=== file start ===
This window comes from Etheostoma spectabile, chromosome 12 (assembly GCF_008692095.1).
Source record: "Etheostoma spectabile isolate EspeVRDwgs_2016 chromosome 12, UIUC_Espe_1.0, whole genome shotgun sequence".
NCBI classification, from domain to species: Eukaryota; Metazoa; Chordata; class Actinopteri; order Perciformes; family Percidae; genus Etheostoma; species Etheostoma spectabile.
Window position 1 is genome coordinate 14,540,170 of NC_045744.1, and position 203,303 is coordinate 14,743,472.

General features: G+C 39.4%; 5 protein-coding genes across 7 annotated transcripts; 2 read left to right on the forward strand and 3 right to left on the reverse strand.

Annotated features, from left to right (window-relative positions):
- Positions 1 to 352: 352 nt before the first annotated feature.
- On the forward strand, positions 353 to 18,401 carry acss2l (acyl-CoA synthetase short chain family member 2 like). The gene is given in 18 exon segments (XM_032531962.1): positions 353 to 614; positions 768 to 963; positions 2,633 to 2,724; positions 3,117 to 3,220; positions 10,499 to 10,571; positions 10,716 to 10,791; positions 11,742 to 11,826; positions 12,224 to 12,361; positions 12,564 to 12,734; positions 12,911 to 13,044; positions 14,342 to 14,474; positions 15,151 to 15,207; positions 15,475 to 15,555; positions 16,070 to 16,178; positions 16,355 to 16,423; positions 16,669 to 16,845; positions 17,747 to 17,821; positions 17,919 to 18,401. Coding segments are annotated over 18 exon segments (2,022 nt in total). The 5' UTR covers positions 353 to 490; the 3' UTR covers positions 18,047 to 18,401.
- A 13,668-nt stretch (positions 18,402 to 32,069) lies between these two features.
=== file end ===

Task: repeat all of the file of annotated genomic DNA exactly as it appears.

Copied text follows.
This window comes from Etheostoma spectabile, chromosome 12 (assembly GCF_008692095.1).
Source record: "Etheostoma spectabile isolate EspeVRDwgs_2016 chromosome 12, UIUC_Espe_1.0, whole genome shotgun sequence".
NCBI classification, from domain to species: Eukaryota; Metazoa; Chordata; class Actinopteri; order Perciformes; family Percidae; genus Etheostoma; species Etheostoma spectabile.
Window position 1 is genome coordinate 14,540,170 of NC_045744.1, and position 203,303 is coordinate 14,743,472.

General features: G+C 39.4%; 5 protein-coding genes across 7 annotated transcripts; 2 read left to right on the forward strand and 3 right to left on the reverse strand.

Annotated features, from left to right (window-relative positions):
- Positions 1 to 352: 352 nt before the first annotated feature.
- On the forward strand, positions 353 to 18,401 carry acss2l (acyl-CoA synthetase short chain family member 2 like). The gene is given in 18 exon segments (XM_032531962.1): positions 353 to 614; positions 768 to 963; positions 2,633 to 2,724; positions 3,117 to 3,220; positions 10,499 to 10,571; positions 10,716 to 10,791; positions 11,742 to 11,826; positions 12,224 to 12,361; positions 12,564 to 12,734; positions 12,911 to 13,044; positions 14,342 to 14,474; positions 15,151 to 15,207; positions 15,475 to 15,555; positions 16,070 to 16,178; positions 16,355 to 16,423; positions 16,669 to 16,845; positions 17,747 to 17,821; positions 17,919 to 18,401. Coding segments are annotated over 18 exon segments (2,022 nt in total). The 5' UTR covers positions 353 to 490; the 3' UTR covers positions 18,047 to 18,401.
- A 13,668-nt stretch (positions 18,402 to 32,069) lies between these two features.